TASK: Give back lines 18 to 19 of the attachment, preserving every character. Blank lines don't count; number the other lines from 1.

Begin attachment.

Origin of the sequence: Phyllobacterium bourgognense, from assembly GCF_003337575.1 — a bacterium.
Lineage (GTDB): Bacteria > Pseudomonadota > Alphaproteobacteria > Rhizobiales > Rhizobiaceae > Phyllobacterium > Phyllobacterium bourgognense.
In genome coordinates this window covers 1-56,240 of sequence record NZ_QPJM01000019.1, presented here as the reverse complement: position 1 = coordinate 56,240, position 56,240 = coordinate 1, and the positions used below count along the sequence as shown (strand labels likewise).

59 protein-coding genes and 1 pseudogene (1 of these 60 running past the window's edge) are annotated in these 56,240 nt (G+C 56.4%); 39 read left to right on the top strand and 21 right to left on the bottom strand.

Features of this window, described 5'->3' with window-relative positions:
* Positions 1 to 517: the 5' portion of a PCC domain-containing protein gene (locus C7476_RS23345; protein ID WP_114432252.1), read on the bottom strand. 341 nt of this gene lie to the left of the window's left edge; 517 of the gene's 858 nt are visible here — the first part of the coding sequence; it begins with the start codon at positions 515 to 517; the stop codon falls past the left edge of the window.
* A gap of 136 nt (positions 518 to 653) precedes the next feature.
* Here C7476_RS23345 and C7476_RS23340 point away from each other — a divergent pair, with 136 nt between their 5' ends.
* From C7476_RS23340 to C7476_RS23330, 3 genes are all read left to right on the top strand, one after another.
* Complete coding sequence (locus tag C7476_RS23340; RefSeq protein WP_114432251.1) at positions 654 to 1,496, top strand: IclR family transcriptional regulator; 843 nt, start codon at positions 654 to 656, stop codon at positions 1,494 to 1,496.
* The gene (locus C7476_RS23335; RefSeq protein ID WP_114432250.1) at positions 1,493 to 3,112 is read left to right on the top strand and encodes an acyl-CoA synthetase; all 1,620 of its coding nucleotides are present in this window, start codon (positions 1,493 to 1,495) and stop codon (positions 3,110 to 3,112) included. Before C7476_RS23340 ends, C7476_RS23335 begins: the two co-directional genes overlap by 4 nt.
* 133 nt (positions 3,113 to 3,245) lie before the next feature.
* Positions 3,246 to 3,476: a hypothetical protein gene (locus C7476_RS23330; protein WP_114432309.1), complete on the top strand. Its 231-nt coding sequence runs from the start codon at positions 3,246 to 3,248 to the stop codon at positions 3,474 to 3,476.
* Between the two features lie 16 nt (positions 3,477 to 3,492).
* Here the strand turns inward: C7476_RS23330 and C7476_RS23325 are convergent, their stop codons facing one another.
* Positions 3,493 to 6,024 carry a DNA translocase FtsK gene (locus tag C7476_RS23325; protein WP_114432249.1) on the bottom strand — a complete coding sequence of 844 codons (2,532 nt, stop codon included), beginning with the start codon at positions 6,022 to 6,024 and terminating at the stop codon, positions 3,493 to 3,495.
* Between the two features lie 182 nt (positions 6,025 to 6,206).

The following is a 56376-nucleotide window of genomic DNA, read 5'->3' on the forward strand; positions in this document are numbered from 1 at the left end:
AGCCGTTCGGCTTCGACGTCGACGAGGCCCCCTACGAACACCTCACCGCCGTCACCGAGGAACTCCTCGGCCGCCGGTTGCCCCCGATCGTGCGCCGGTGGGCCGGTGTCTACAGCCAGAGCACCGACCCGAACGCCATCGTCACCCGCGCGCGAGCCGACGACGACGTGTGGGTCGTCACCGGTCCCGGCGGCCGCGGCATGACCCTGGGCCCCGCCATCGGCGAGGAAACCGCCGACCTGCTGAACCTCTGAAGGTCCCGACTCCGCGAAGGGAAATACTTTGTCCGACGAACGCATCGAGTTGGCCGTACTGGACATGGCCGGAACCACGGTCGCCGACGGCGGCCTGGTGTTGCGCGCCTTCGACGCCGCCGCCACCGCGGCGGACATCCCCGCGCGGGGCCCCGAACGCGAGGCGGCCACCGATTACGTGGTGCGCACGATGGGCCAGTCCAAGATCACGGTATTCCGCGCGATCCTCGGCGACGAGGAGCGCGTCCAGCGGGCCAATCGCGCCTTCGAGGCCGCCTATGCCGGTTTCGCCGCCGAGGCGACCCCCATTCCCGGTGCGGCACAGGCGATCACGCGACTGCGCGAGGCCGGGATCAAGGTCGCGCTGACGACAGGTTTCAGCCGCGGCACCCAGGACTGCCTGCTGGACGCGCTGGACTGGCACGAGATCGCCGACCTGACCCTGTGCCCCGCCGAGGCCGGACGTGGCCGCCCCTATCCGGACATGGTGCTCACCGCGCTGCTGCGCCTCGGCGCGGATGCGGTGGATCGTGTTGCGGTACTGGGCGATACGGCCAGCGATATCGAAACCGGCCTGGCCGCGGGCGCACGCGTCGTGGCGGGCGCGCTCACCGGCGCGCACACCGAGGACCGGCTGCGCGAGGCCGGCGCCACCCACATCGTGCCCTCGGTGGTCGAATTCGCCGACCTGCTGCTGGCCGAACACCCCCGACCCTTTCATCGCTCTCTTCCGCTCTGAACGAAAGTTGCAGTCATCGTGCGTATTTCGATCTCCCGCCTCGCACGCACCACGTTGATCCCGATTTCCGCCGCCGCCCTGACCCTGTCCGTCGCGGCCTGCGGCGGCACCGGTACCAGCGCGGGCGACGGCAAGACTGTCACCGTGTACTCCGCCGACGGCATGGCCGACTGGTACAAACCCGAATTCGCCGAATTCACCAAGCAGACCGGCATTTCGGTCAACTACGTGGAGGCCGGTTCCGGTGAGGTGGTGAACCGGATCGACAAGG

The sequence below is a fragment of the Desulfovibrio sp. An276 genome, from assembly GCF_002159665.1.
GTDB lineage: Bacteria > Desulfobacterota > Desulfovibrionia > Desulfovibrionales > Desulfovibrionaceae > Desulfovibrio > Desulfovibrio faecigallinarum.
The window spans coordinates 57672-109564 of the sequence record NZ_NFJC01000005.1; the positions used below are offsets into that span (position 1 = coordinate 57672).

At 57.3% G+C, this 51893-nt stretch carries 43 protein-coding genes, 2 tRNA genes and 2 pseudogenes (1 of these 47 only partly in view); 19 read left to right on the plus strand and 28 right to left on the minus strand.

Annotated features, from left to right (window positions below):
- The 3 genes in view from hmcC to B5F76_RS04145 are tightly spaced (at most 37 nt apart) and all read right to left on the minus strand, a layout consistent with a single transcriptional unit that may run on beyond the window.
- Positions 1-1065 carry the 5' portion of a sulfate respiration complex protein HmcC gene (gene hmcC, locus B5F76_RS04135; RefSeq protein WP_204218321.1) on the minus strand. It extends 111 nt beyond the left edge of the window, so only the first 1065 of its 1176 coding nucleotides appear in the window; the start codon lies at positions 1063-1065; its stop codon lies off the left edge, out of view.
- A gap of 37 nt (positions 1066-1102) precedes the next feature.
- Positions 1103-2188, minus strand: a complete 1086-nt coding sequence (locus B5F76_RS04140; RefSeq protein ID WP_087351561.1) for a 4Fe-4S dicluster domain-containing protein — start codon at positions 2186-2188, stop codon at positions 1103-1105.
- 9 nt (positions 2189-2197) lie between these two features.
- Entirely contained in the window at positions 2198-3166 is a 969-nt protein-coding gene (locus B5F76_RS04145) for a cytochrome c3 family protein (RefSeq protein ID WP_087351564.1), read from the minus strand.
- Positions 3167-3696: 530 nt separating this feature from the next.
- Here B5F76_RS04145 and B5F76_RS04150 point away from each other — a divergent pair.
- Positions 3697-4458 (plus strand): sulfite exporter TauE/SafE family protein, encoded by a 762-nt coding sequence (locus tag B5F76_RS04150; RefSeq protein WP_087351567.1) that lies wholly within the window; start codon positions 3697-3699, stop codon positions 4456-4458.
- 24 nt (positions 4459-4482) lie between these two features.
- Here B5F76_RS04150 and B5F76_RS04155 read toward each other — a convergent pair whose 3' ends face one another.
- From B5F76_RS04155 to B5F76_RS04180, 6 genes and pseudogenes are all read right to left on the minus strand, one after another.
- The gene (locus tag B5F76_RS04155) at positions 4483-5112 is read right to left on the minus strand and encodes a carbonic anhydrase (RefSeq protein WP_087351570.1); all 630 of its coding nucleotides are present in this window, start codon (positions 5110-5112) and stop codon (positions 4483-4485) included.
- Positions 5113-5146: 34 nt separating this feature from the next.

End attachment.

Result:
The following is a 56376-nucleotide window of genomic DNA, read 5'->3' on the forward strand; positions in this document are numbered from 1 at the left end:
AGCCGTTCGGCTTCGACGTCGACGAGGCCCCCTACGAACACCTCACCGCCGTCACCGAGGAACTCCTCGGCCGCCGGTTGCCCCCGATCGTGCGCCGGTGGGCCGGTGTCTACAGCCAGAGCACCGACCCGAACGCCATCGTCACCCGCGCGCGAGCCGACGACGACGTGTGGGTCGTCACCGGTCCCGGCGGCCGCGGCATGACCCTGGGCCCCGCCATCGGCGAGGAAACCGCCGACCTGCTGAACCTCTGAAGGTCCCGACTCCGCGAAGGGAAATACTTTGTCCGACGAACGCATCGAGTTGGCCGTACTGGACATGGCCGGAACCACGGTCGCCGACGGCGGCCTGGTGTTGCGCGCCTTCGACGCCGCCGCCACCGCGGCGGACATCCCCGCGCGGGGCCCCGAACGCGAGGCGGCCACCGATTACGTGGTGCGCACGATGGGCCAGTCCAAGATCACGGTATTCCGCGCGATCCTCGGCGACGAGGAGCGCGTCCAGCGGGCCAATCGCGCCTTCGAGGCCGCCTATGCCGGTTTCGCCGCCGAGGCGACCCCCATTCCCGGTGCGGCACAGGCGATCACGCGACTGCGCGAGGCCGGGATCAAGGTCGCGCTGACGACAGGTTTCAGCCGCGGCACCCAGGACTGCCTGCTGGACGCGCTGGACTGGCACGAGATCGCCGACCTGACCCTGTGCCCCGCCGAGGCCGGACGTGGCCGCCCCTATCCGGACATGGTGCTCACCGCGCTGCTGCGCCTCGGCGCGGATGCGGTGGATCGTGTTGCGGTACTGGGCGATACGGCCAGCGATATCGAAACCGGCCTGGCCGCGGGCGCACGCGTCGTGGCGGGCGCGCTCACCGGCGCGCACACCGAGGACCGGCTGCGCGAGGCCGGCGCCACCCACATCGTGCCCTCGGTGGTCGAATTCGCCGACCTGCTGCTGGCCGAACACCCCCGACCCTTTCATCGCTCTCTTCCGCTCTGAACGAAAGTTGCAGTCATCGTGCGTATTTCGATCTCCCGCCTCGCACGCACCACGTTGATCCCGATTTCCGCCGCCGCCCTGACCCTGTCCGTCGCGGCCTGCGGCGGCACCGGTACCAGCGCGGGCGACGGCAAGACTGTCACCGTGTACTCCGCCGACGGCATGGCCGACTGGTACAAACCCGAATTCGCCGAATTCACCAAGCAGACCGGCATTTCGGTCAACTACGTGGAGGCCGGTTCCGGTGAGGTGGTGAACCGGATCGACAAGG